Catering to Clients in an 18th Century Philadelphia Shop
I spent July at a Research Fellowship at Winterthur Museum, Library, and Garden. This mainly meant identifying manuscripts and object collections that might have something to tell me about my research topic: working women’s dress, as illuminated through the study of newspaper runaway advertisements. Read more about the project here, and an article on the work here. My goal now is to study more about the supply of garments to indentured and enslaved servant women, through purchase, gift, and theft.
I’m currently delving into the order books of the Wister family, Philadelphia merchants descended from German immigrants Johannes Caspar and Anna Katherine Wister. The collection is extensive, but I’m focusing on these veritable letter copy books of the orders sent to different merchants. What’s particularly great about this collection is the detail captured in these orders, in which the firm indicates what sort of goods will sell best in Philadelphia. In the 1760s, the books include descriptive lists of fabrics they wish to order, while in the 1770s, the firm relies increasingly on pattern books, listing pattern numbers of fabrics they wish to order. It’s especially fun as you gain greater vocabulary for how the Wisters and their contemporaries described certain types of objects.
Here are a few objects that they ordered – I’ve selected them just on the basis of my own fun. Whereas they frequently use abbreviations for words such as piece, yard, color, cotton, shagrine, and so forth, I’ve spelled out the words here for ease of reading.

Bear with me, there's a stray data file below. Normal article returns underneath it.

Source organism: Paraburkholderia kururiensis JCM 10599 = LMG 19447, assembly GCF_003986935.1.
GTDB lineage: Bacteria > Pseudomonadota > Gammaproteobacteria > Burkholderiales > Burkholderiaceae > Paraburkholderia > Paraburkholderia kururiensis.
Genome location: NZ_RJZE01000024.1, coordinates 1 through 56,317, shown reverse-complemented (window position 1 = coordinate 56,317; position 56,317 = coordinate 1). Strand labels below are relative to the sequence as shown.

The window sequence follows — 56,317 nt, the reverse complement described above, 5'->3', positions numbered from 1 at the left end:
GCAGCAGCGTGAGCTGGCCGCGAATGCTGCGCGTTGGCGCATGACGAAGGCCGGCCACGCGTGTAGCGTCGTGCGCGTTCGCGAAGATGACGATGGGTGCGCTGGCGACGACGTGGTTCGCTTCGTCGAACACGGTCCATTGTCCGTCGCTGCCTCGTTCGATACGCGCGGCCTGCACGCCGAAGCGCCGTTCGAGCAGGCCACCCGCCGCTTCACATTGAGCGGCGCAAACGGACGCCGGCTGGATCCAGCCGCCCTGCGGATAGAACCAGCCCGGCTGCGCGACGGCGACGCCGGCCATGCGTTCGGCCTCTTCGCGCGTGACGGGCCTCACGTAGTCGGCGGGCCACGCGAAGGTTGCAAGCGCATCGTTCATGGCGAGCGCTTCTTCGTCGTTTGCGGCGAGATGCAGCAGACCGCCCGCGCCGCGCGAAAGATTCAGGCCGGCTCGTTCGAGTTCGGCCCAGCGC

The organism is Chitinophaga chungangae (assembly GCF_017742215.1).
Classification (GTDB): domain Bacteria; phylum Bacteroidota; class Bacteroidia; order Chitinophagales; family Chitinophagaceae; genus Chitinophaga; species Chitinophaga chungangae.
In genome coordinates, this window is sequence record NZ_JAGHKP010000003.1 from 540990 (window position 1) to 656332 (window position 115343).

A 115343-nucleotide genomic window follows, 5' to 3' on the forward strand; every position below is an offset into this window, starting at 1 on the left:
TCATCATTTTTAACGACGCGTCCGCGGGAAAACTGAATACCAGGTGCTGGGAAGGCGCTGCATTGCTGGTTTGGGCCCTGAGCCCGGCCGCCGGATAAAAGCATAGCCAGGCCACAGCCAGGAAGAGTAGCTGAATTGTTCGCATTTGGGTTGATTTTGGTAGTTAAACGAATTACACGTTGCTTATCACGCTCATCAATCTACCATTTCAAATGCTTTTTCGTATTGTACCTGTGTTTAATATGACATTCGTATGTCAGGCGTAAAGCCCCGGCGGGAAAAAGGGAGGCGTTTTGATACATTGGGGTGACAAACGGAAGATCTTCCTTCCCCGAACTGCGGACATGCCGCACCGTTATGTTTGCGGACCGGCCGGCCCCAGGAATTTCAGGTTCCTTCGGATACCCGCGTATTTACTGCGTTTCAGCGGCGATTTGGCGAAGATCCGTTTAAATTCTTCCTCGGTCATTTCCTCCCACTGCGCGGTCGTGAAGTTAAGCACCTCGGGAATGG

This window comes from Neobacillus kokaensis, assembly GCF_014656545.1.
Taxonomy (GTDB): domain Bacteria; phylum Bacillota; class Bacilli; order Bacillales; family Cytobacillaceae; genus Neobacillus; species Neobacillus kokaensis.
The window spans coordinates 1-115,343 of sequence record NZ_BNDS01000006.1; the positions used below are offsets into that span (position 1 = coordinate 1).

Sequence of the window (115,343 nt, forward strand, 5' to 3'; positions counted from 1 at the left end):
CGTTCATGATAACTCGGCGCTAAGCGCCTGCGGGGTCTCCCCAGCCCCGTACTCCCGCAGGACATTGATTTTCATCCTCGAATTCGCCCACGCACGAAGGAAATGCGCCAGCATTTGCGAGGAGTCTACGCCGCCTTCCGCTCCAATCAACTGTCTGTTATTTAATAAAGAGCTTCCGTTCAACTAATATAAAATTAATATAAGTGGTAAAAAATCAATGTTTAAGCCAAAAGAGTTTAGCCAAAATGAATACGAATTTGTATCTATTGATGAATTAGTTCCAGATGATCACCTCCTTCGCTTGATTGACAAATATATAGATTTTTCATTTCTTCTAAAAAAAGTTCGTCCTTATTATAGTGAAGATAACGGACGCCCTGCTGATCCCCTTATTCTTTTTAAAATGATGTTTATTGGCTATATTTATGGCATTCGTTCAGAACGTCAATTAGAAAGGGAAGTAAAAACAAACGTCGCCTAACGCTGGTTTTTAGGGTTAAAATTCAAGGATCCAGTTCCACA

From David Barclay, 12/6/1762: “8 pieces printed Calicoe 2 Colors Shagrine ground some with blue.”
From Benjamin & John Bower, 6/26/1764 (2 of their firm’s swatch books are preserved, one at the Metropolitan Museum of Art, one at Winterthur): On ordering linen check, “Let those Checks be fair clear figures, not muddled.”
Order to Welch W & Starten, 11/20/1764: For sleeve buttons, “24 Gros hard white metal Dollar pattern links… Send no pewter ones by any means.”
Order to Nathaniel Springall, 6/17/1765: Upon ordering copper brown and blue camblets of 1/ to 1/8 in price (these are inexpensive textiles), “send not one piece darker than the enclosed pattern.”
Order to Edward Lloyd, 8/11/1763: “brass shut tops Thimbles” as opposed to open top thimbles.